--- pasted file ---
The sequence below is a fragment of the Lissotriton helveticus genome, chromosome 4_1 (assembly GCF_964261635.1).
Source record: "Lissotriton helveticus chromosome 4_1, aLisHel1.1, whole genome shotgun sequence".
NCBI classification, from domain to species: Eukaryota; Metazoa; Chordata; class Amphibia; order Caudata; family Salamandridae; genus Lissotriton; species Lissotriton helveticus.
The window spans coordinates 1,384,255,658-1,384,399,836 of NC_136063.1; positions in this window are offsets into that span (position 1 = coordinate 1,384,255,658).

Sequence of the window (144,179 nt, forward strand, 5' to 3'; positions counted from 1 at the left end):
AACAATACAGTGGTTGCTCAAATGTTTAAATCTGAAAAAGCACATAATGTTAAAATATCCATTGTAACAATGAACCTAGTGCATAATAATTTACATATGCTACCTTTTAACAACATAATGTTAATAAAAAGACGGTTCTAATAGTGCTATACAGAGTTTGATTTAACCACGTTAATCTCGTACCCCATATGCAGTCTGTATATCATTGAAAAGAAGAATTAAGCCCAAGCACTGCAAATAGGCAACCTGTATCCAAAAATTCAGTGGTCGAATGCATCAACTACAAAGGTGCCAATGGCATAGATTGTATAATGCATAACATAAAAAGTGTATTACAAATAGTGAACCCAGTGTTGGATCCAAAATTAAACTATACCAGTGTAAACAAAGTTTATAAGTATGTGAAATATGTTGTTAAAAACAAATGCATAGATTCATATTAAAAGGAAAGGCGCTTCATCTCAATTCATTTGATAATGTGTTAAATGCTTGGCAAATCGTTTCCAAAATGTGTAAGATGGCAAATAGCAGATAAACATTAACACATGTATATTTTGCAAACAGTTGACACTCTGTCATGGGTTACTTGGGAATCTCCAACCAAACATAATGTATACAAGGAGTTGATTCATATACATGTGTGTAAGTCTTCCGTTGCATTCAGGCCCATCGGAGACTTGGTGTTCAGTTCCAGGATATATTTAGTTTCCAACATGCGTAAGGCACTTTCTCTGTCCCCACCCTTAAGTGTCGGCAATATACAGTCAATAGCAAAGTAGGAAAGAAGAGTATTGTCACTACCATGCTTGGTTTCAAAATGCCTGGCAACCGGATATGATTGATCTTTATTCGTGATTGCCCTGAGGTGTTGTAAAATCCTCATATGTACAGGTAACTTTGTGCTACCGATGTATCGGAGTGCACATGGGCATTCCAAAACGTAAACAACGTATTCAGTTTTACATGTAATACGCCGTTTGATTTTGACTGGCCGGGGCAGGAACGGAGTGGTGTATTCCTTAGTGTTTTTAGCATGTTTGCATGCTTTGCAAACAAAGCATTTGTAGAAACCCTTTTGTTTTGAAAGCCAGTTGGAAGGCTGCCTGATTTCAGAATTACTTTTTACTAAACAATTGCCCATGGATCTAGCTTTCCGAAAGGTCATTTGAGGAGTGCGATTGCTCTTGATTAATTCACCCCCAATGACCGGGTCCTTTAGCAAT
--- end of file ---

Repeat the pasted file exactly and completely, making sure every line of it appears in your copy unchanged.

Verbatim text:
The sequence below is a fragment of the Lissotriton helveticus genome, chromosome 4_1 (assembly GCF_964261635.1).
Source record: "Lissotriton helveticus chromosome 4_1, aLisHel1.1, whole genome shotgun sequence".
NCBI classification, from domain to species: Eukaryota; Metazoa; Chordata; class Amphibia; order Caudata; family Salamandridae; genus Lissotriton; species Lissotriton helveticus.
The window spans coordinates 1,384,255,658-1,384,399,836 of NC_136063.1; positions in this window are offsets into that span (position 1 = coordinate 1,384,255,658).

Sequence of the window (144,179 nt, forward strand, 5' to 3'; positions counted from 1 at the left end):
AACAATACAGTGGTTGCTCAAATGTTTAAATCTGAAAAAGCACATAATGTTAAAATATCCATTGTAACAATGAACCTAGTGCATAATAATTTACATATGCTACCTTTTAACAACATAATGTTAATAAAAAGACGGTTCTAATAGTGCTATACAGAGTTTGATTTAACCACGTTAATCTCGTACCCCATATGCAGTCTGTATATCATTGAAAAGAAGAATTAAGCCCAAGCACTGCAAATAGGCAACCTGTATCCAAAAATTCAGTGGTCGAATGCATCAACTACAAAGGTGCCAATGGCATAGATTGTATAATGCATAACATAAAAAGTGTATTACAAATAGTGAACCCAGTGTTGGATCCAAAATTAAACTATACCAGTGTAAACAAAGTTTATAAGTATGTGAAATATGTTGTTAAAAACAAATGCATAGATTCATATTAAAAGGAAAGGCGCTTCATCTCAATTCATTTGATAATGTGTTAAATGCTTGGCAAATCGTTTCCAAAATGTGTAAGATGGCAAATAGCAGATAAACATTAACACATGTATATTTTGCAAACAGTTGACACTCTGTCATGGGTTACTTGGGAATCTCCAACCAAACATAATGTATACAAGGAGTTGATTCATATACATGTGTGTAAGTCTTCCGTTGCATTCAGGCCCATCGGAGACTTGGTGTTCAGTTCCAGGATATATTTAGTTTCCAACATGCGTAAGGCACTTTCTCTGTCCCCACCCTTAAGTGTCGGCAATATACAGTCAATAGCAAAGTAGGAAAGAAGAGTATTGTCACTACCATGCTTGGTTTCAAAATGCCTGGCAACCGGATATGATTGATCTTTATTCGTGATTGCCCTGAGGTGTTGTAAAATCCTCATATGTACAGGTAACTTTGTGCTACCGATGTATCGGAGTGCACATGGGCATTCCAAAACGTAAACAACGTATTCAGTTTTACATGTAATACGCCGTTTGATTTTGACTGGCCGGGGCAGGAACGGAGTGGTGTATTCCTTAGTGTTTTTAGCATGTTTGCATGCTTTGCAAACAAAGCATTTGTAGAAACCCTTTTGTTTTGAAAGCCAGTTGGAAGGCTGCCTGATTTCAGAATTACTTTTTACTAAACAATTGCCCATGGATCTAGCTTTCCGAAAGGTCATTTGAGGAGTGCGATTGCTCTTGATTAATTCACCCCCAATGACCGGGTCCTTTAGCAAT